Student Testing Gets An “F” From Teachers
Thanks to Race to the Top (RTTT) and No Child Left Behind (NCLB), the United States has increasingly become a nation where children are trapped behind desks with #2 pencils and bubble sheets. Student testing, originally devised as a metric for measuring individual student progress and helping teachers identify specific needs, has become an instrument of teacher and school evaluation, one teachers argue is not effective or appropriate. Long-resistant to the abuses of student testing, some teachers are starting to fight back, wanting the best for their students.
In Portland, teachers are being assaulted for refusing to lend their signatures to the district’s RTTT application. Teacher Adam Sanchez notes that while teachers have been sharply criticized in the media for not supporting the district’s application, the media have been leaving out some important facts behind the story. Like the fact that funds through the program wouldn’t address issues like teacher shortages and ballooning class sizes, which directly harm children and teachers alike.
And the fact that the application relies heavily on testing as a measure of teacher performance and accountability, despite the fact that testing is an extremely flawed measure and predictor of outcomes:
The single most important factor contributing to low student achievement is poverty. Study after study has shown that there is a strong correlation between family income and test scores. Those who have wealthy parents are at the top, and low-income students are at the bottom.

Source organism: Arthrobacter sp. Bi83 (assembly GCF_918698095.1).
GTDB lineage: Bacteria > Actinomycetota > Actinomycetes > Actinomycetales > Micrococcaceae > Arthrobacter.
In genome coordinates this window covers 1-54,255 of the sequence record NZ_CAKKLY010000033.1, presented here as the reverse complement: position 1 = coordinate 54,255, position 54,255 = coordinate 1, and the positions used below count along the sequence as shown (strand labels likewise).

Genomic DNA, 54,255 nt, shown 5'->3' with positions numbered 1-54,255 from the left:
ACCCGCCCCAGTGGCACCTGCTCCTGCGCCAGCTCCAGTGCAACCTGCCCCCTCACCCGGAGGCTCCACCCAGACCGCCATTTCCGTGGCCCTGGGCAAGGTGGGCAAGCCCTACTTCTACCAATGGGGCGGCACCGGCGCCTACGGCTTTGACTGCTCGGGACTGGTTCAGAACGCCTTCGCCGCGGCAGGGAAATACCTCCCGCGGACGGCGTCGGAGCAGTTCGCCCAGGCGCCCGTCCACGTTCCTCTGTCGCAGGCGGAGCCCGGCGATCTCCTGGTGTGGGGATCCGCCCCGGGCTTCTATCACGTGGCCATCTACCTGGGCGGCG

If one wants a biased measure of teacher and student performance, in other words, standardized tests are excellent; and if one is interested in the zip codes of students, such tests can be highly useful. In terms of measuring actual student achievements as well as teacher efficacy, though, standardized testing is largely ineffective. Researchers earlier this year, in fact, found that data suggest “they are virtually useless at measuring the effects of classroom instruction” in Texas, and these findings likely hold implications for the rest of the nation as well.
Portland’s teachers aren’t alone in refusing to sit down for flawed approaches to education reform that rely heavily on test results instead of more holistic measures of teacher and student outcomes. Their concerns about the reliance on testing above all other metrics illustrate the complex intersections within the US school system, like the fact that race and income still have a profound effect on the quality of education received and the likelihood of future success for US students.
It also doesn’t escape the notice of education advocates that student testing is a very profitable business, especially in the case of high-stakes testing used to make “definitive” evaluations of teachers and districts. Some are concerned that the ultimate outcome of testing could be a dismantling of the public education system in the US, where an attempt to homogenize and codify children and teachers results in destruction of effective teaching methods and access to a high quality free public education for students.
As the future of this nation’s innovation, economy and more, children need the best education possible, and teachers stand ready to provide it. Their concerns about standardized testing should be alarming parents across the country, because they speak to very real worries about the quality of education they can provide, and the best outcome for students in the classroom. If the shared collective goal is for better education in the United States, it’s time to take a hard look at education policy and wonder when, why, and how testing became so integral to assessing students and teachers — and whether it’s the right choice for US schools.
Photo credit: boon chuan low